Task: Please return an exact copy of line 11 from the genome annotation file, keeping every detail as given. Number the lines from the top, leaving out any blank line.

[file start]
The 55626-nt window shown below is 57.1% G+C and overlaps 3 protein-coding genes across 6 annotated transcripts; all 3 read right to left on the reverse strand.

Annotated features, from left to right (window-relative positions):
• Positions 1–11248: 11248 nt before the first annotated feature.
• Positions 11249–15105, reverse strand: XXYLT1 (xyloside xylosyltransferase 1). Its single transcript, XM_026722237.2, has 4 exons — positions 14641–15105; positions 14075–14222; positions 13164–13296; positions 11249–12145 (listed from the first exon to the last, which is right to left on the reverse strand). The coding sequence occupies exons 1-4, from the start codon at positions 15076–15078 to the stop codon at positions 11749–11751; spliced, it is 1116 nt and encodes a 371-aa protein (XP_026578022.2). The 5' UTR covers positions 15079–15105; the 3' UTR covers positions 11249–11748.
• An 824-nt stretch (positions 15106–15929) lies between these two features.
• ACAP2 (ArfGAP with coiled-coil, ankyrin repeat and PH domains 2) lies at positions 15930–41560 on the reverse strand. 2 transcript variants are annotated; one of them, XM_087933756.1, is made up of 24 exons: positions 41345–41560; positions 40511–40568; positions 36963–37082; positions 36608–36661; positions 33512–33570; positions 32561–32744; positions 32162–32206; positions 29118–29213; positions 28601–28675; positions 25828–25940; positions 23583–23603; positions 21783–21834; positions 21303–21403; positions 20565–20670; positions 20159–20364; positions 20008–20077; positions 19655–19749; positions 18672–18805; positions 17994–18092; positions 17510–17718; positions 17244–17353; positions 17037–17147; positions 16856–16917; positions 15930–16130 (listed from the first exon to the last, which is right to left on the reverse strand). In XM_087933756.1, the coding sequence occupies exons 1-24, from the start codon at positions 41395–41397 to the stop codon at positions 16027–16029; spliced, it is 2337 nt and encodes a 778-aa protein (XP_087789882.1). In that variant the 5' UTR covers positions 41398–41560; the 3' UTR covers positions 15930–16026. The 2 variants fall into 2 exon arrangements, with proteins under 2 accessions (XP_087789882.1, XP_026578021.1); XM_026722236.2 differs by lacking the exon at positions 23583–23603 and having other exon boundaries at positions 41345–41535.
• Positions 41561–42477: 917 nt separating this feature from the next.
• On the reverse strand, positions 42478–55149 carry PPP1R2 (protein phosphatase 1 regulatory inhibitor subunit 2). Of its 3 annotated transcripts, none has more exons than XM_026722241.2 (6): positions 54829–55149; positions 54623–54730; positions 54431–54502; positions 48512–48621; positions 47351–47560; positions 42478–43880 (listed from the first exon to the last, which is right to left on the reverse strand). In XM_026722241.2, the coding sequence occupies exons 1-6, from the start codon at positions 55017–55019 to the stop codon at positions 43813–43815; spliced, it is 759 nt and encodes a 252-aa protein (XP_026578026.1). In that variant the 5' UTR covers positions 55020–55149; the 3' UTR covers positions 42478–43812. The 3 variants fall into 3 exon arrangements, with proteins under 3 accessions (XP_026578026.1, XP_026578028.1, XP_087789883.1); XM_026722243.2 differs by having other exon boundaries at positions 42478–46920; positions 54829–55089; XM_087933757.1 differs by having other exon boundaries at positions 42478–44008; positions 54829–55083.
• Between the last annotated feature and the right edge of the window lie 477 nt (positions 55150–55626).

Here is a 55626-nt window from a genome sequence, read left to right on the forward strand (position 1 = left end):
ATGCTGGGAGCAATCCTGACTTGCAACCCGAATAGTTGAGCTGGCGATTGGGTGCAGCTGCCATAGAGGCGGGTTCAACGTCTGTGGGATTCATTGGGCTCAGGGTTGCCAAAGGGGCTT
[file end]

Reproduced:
ATGCTGGGAGCAATCCTGACTTGCAACCCGAATAGTTGAGCTGGCGATTGGGTGCAGCTGCCATAGAGGCGGGTTCAACGTCTGTGGGATTCATTGGGCTCAGGGTTGCCAAAGGGGCTT